Small town New Mexico. Well, that is what the majority of New Mexico is. In a state with 121,355 sq miles of space, and less that 2 million people to populate it, (over half of them living in greater Albuquerque), you can well imagine that most of NM is very rural.
Villanueva is a Spanish Colonial village east of Albuquerque and south of Las Vegas, (NM), in San Miguel County. It has the distinction of also being home to a beautiful yet little know New Mexico State Park set along the famous Pecos River. It is an unassuming, yet excellent example of small town New Mexico, with no semblance of tourism anywhere. When approaching this village from I-40 to the south, it is difficult to visualize a town out here on the plains. But just as you become reasonably sure you are headed to nowhere, the landscape instantly transforms from grassland to rocks and hills, and before you know it you are cutting through the rock hill and bursting into a picturesque hidden valley surrounded by yellow and red rock bluffs with a river running through it. You never saw it coming. I love it when that happens!
Villanueva residents number right around 2,250, or so. The per capita income is about $16,700, which may seem low, but is very typical in rural New Mexico. It’s not like they are all living at the poverty level, but rather that people in these small towns have different priorities and simpler needs than those of us living the rat race in metropolis. Additionally, not all income is reported in these small villages, and the art of barter is alive and well.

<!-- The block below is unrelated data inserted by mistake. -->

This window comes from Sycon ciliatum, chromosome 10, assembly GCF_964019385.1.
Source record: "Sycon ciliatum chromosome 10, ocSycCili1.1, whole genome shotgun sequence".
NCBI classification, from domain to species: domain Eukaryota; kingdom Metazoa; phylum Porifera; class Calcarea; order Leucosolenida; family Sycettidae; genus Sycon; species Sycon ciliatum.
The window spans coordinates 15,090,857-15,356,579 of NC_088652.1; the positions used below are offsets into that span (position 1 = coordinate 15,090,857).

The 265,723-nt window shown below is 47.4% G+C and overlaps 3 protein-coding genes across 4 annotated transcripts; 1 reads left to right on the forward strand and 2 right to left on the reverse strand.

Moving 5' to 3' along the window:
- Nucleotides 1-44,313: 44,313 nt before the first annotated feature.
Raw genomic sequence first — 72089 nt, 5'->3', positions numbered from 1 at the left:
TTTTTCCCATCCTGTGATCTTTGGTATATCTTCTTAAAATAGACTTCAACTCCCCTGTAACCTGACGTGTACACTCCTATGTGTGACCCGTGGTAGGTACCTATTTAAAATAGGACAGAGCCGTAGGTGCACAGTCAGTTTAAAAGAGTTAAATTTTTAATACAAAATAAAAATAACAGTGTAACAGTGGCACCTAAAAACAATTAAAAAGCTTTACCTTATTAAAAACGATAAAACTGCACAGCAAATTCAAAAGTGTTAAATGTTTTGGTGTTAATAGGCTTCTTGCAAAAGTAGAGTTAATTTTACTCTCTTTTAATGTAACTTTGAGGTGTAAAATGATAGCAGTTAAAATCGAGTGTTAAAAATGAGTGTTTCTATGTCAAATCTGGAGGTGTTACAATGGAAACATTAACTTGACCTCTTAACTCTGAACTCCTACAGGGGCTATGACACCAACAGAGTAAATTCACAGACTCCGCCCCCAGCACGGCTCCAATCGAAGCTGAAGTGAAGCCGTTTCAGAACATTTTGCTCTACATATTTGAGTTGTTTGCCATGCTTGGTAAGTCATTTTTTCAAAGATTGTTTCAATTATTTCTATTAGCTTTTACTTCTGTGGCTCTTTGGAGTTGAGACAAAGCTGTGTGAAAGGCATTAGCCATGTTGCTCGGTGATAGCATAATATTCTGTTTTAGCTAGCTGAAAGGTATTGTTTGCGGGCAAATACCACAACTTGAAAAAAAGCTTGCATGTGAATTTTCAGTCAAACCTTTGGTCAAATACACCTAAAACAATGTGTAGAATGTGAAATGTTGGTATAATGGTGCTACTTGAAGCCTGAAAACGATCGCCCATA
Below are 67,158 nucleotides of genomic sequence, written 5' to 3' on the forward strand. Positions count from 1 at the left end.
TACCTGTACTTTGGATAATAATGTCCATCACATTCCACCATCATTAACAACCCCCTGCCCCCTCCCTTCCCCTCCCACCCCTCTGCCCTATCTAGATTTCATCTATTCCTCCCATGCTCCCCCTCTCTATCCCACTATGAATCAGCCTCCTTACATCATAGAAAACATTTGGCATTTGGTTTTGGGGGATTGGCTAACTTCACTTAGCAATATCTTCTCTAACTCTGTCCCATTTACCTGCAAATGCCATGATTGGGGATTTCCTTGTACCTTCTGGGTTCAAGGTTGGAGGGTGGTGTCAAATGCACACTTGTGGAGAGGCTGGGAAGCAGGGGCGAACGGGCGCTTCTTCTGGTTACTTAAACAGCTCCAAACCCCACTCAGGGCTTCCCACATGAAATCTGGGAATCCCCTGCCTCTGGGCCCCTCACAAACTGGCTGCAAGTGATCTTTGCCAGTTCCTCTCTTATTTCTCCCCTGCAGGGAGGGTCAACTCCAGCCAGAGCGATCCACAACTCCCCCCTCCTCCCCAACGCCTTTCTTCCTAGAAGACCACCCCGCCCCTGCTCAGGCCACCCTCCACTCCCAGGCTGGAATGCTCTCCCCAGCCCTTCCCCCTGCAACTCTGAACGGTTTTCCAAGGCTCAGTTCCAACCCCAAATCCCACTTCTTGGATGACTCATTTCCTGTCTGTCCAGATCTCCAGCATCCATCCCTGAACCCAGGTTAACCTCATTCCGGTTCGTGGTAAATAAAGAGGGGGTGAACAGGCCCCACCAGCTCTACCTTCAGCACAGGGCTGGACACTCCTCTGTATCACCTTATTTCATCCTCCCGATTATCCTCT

There are only 3.5 persons per sq. mile in Villanueva. It makes for very rural living. The village is 85% Hispanic, not surprising for a Spanish Colonial village. Although Villanueva means “new town” this new name came about in 1890, when it was named after the Villanueva family, (just as many NM towns and villages are named for the family that first settled or were most prominent). The former name for this village was La Cuesta, meaning slope or hill, in Spanish. There is no industry, so to speak, but there are many ranches in this area and the fertile valley floor along the river is farmed, as it has been for hundreds of years. The sandstone rock in the hills surrounding Villanueva is collected and sold for landscaping use in Santa Fe and Albuquerque. And there IS that great New Mexico State Park, and the river and ruins to explore within it’s seclusion.
Also pictured is the Co-op well, two views from the grotto on the hill above the village, Our Lady of Guadalupe Catholic Church and one of the many hand sewn panels from a mural in the church, this one representing the Leyba familia from the nearby village of – yes – Leyba. Muy bueno!
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Sarah Dolk, Adobe Nido Bed & Breakfast
Expert on Destination Albuquerque and Central New Mexico!